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About The commoner. (Lincoln, Neb.) 1901-1923 | View Entire Issue (July 24, 1908)
In 1896 and' 1900.
The Hpriijd (Vickqburg, ty)
First question-j-Such jta my, nbrapnal
intention Second question -Yes.
Third question Bolted Bryan in
1896 and 1900.
The True American (Trenton, N.
J.) The Tr,uo American will sup
port' William J. Bryan. The day
when party platforms mean anything
has passed. The Denver platform
suits Mr. Bryan and he's the one
whom ft is most necessary to please.
The True American opposed Mr.
Bryan in 1896, but supported him in
The Post (Pittsburg) We will
support William J. Bryan. The plat
form meets with our approval. We
supported Bryan in 1896 and 1900.
The Patriot (Jackson, Mich.) As
an independent newspaper which
supported the democratic platform
and. candidates in 1896 and 1900,
the Patriot believes the Denver plat
form more nearly represents its po
litical, opinions than the Chicago de
claration.. Accordingly, it, will sup
port Mr. Bryan's nomination.
The Morning News (Canton Ohio)
' The News supported William Jen
nings Bryan and the democratic plat-form-in
1896 and in 1900. The Den
ver platform is no doubt the best that
the democratic party has ever adopt
ed. We will give 'Mr. Bryan and
his running mate, Mr; Kern, our
most'siiicere and hearty support.
The' Times-Democrat (Now Or
leans) -The Times-Democrat sup
ported Mr. Bryan in 1896 and 1900,
and' will give him the same loyal sup
port this year-. -It -approves all the
more important planks of the Den
ver platform. " '" 4 '
The State Journal ' (Frankfort,
Ky.) We will give the heartiest
support to ttife .ticket. We' believe 'the
platform adopted to be one1 upon
which every' American - citizen' can
stand' a'h'd YdBk fc'he 'world iti the face.
We have' always supported the dem
.Evening Sim, (New , York) The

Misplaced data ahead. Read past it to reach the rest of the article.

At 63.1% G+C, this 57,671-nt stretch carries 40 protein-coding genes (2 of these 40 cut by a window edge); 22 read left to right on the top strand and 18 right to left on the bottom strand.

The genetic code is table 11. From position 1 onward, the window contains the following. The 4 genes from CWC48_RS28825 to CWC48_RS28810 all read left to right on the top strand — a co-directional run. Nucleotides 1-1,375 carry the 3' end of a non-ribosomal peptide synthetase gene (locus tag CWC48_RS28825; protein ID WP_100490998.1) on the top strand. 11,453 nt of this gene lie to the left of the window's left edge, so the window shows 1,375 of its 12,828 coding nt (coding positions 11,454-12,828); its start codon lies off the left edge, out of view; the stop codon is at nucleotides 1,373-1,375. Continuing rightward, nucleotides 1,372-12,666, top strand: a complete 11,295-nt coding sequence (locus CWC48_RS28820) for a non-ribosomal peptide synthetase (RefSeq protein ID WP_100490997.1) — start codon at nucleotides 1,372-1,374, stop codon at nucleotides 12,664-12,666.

democratic party is now suffering
from another attack of its old mal
ady, Bryanitig. The paroxysms of
last night were severe and have left
the patient in an exhausted confli
tidn from , which recovery is bound
to be exceedingly tedious. The turn
ing back of the clock so that the
nomination might not be made on a
Friday, the making of the declara
tion of principles of the convention
a secondary matter to the candidate,
the rowdyism, the confusion, the
cheerful acceptance of ross dictation
on the part of the committee on cre
dentials, showed to what extent the
party has been rendered incapable of
winning the confidence of the people
of the country.
American (Baltimore, Mfl.)1 Now,
Vnur fi.Tme.tHe is .crone. "What little
you eat distresses you, Strength Is
falling are bilious. You have head
ache, backache, feel blue and melan
choly and cannot rest or sleep. The
fact Is yournjcrves are unstrung, and
you are on 'the verge of nervous pros
tration. 4lTJwy must bo strengthened,,
renewed... fthey. iwilj not cure, them
selves, but must have a. nerve remedy.
This you will find in
It is prefllWe'd for just such ailments,
and is a never-failing remedy, because
it soofHeVjyTfeVds and builds the 'nerves
back to health. '
If allowed to Jcontlnue, stomach, kid
ney and1' live' troubles will 8boK bo
added to your already overflowing
measure of -misery.
"I suffered' from nervous prostration.
When-1 began taking Dr. Miles' Ner
vine I couldn't hold' anything' in my
hands, nor get from one room to an
other. N6W I'do -all my own vork."
iMRS.' CHAS. LANDRUM,
' ' i Carthdge, 'Mo.
Nervine-: sldom fails to i do '-all -wo
claim for itand so wo authorizfe'drug-
tists to i refund money if Aratbottlc
oes not benefit.-
In 1,908, Nwe hayo the apostlo pf free
silver, . binWallfsm, imperialism. ,and
populism adding to his paraphernalia
an organized threat' against the
courts, with other Issues wh,lch the
campaign will develop. There has
been no spontaneous demand for his
nomination. For four years he has
been working for it, planning for it,
asking for it and he gets it because
of his skill as a politician and not
because the members of the party
really want him.
Constitution (Atlanta, Ga.) The
party has spoken through its highest
tribunal and now the hosts of democ
racy, regardless of difference of the
past and unprejudiced by failure of
personal preferences, bowing with
grace and good will to the primary
principles of all democracy the
voice of the majority are called to
the united and earnest support of
platform and ticket.
Leader (Cleveland) The Bryan
of 1908 is not the Bryan of 189G.
In 1896 ho was radical enough to